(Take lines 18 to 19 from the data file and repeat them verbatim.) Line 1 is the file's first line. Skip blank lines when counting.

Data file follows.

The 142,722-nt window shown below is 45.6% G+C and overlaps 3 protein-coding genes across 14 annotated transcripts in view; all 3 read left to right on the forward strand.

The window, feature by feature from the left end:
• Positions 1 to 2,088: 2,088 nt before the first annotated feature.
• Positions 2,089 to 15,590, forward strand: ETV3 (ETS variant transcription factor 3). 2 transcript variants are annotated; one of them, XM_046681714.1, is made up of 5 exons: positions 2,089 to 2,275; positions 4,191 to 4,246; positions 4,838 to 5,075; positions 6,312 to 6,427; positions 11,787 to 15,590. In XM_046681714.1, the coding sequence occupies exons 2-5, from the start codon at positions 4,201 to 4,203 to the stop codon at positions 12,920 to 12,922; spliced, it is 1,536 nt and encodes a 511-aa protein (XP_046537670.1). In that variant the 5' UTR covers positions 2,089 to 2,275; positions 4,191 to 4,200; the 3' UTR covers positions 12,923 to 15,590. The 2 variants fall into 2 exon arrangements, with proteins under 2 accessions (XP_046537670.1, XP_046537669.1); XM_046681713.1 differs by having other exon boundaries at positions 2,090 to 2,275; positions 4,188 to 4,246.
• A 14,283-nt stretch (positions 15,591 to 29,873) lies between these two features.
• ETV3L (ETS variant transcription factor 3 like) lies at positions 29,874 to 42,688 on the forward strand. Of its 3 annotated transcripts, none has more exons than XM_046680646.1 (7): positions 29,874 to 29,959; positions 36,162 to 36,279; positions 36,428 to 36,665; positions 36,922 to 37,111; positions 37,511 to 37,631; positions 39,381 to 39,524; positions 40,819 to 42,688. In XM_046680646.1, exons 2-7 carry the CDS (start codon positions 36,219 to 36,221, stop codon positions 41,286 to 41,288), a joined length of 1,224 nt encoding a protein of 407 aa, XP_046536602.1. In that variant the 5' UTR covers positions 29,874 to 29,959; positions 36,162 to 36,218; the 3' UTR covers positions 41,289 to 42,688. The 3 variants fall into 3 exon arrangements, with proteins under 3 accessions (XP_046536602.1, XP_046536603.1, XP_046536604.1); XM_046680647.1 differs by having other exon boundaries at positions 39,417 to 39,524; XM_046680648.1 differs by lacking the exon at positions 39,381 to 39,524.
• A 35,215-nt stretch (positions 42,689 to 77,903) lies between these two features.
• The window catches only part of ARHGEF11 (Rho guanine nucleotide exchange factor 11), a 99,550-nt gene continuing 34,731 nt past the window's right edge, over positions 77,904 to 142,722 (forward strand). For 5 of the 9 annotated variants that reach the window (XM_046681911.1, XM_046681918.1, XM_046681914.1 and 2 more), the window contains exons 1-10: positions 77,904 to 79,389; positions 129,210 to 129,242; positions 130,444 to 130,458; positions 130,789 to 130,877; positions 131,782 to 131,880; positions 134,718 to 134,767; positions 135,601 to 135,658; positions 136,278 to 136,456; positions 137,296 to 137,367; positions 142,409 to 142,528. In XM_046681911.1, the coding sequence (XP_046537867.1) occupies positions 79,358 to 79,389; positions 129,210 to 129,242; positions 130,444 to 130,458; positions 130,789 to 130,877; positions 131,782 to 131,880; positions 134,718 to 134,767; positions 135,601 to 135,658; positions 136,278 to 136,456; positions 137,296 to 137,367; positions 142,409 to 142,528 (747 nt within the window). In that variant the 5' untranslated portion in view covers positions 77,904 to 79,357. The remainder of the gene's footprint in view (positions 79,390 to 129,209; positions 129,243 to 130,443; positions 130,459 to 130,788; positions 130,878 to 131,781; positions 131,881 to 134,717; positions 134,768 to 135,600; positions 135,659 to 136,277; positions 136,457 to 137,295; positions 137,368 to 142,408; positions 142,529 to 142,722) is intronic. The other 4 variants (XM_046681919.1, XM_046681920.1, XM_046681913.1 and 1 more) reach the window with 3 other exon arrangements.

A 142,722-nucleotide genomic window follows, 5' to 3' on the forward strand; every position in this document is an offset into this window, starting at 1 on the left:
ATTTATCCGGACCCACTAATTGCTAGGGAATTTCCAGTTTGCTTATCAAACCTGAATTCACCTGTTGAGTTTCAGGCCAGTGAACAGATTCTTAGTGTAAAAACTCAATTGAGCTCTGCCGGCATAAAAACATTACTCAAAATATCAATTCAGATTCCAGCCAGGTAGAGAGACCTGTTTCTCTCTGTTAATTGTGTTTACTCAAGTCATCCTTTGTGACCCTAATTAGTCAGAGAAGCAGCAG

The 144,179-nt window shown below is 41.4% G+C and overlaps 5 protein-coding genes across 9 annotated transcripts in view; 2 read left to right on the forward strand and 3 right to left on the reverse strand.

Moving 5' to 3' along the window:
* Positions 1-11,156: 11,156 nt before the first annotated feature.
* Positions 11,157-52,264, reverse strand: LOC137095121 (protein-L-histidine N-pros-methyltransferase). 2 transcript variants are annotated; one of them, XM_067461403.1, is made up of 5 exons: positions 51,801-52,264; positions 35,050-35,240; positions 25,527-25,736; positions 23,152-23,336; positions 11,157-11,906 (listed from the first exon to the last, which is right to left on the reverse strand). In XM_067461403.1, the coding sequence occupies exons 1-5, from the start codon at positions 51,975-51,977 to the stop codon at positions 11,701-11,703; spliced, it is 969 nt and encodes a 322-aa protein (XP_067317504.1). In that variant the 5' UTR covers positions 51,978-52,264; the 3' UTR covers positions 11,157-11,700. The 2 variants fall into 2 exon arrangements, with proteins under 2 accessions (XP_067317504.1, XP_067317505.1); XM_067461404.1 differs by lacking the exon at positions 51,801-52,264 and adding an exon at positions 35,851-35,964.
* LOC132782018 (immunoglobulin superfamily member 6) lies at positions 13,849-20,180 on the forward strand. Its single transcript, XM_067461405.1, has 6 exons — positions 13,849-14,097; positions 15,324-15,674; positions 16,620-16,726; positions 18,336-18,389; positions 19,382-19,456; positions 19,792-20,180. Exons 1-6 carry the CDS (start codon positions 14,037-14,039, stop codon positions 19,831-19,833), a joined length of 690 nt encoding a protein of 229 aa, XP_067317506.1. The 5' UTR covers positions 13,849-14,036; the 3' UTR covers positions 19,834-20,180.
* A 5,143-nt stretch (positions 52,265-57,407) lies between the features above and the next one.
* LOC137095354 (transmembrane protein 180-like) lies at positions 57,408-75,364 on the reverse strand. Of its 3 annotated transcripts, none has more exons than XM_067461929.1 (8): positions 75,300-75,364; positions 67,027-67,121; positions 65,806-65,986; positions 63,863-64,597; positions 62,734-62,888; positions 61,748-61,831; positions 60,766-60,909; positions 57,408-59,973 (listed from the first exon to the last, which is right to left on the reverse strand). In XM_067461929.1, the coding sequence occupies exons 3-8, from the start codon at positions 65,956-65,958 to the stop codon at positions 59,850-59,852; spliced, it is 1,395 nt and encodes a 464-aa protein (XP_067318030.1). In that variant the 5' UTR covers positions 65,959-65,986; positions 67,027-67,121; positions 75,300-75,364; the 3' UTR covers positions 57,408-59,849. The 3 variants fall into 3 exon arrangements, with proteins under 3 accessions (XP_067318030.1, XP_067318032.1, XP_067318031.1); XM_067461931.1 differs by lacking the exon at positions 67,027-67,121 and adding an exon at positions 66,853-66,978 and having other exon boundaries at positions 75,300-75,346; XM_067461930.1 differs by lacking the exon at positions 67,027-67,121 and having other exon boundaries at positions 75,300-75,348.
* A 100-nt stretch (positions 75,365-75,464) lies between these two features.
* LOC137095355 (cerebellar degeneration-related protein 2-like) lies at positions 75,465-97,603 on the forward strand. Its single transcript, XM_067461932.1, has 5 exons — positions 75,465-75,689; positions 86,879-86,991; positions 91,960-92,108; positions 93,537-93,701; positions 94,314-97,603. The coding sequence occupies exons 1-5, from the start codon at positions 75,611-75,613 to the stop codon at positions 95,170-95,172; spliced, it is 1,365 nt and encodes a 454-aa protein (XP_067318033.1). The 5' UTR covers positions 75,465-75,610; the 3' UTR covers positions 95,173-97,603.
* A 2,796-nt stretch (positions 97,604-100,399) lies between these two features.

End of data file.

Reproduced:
* A 100-nt stretch (positions 75,365-75,464) lies between these two features.
* LOC137095355 (cerebellar degeneration-related protein 2-like) lies at positions 75,465-97,603 on the forward strand. Its single transcript, XM_067461932.1, has 5 exons — positions 75,465-75,689; positions 86,879-86,991; positions 91,960-92,108; positions 93,537-93,701; positions 94,314-97,603. The coding sequence occupies exons 1-5, from the start codon at positions 75,611-75,613 to the stop codon at positions 95,170-95,172; spliced, it is 1,365 nt and encodes a 454-aa protein (XP_067318033.1). The 5' UTR covers positions 75,465-75,610; the 3' UTR covers positions 95,173-97,603.